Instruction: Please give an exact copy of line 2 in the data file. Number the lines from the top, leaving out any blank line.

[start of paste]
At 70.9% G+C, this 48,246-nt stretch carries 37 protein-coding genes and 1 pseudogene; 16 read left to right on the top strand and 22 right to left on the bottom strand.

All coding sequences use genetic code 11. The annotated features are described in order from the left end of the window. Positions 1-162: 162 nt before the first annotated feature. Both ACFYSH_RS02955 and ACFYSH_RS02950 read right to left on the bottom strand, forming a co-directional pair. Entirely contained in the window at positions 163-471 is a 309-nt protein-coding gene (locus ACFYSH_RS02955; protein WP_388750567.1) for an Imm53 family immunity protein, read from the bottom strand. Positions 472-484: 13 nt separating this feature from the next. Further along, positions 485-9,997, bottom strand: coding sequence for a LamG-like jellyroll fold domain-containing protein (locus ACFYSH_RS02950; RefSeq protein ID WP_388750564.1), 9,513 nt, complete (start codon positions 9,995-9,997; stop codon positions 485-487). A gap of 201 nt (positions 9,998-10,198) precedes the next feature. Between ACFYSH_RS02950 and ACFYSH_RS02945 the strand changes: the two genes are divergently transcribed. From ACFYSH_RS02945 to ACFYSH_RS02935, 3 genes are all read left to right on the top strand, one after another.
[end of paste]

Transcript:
All coding sequences use genetic code 11. The annotated features are described in order from the left end of the window. Positions 1-162: 162 nt before the first annotated feature. Both ACFYSH_RS02955 and ACFYSH_RS02950 read right to left on the bottom strand, forming a co-directional pair. Entirely contained in the window at positions 163-471 is a 309-nt protein-coding gene (locus ACFYSH_RS02955; protein WP_388750567.1) for an Imm53 family immunity protein, read from the bottom strand. Positions 472-484: 13 nt separating this feature from the next. Further along, positions 485-9,997, bottom strand: coding sequence for a LamG-like jellyroll fold domain-containing protein (locus ACFYSH_RS02950; RefSeq protein ID WP_388750564.1), 9,513 nt, complete (start codon positions 9,995-9,997; stop codon positions 485-487). A gap of 201 nt (positions 9,998-10,198) precedes the next feature. Between ACFYSH_RS02950 and ACFYSH_RS02945 the strand changes: the two genes are divergently transcribed. From ACFYSH_RS02945 to ACFYSH_RS02935, 3 genes are all read left to right on the top strand, one after another.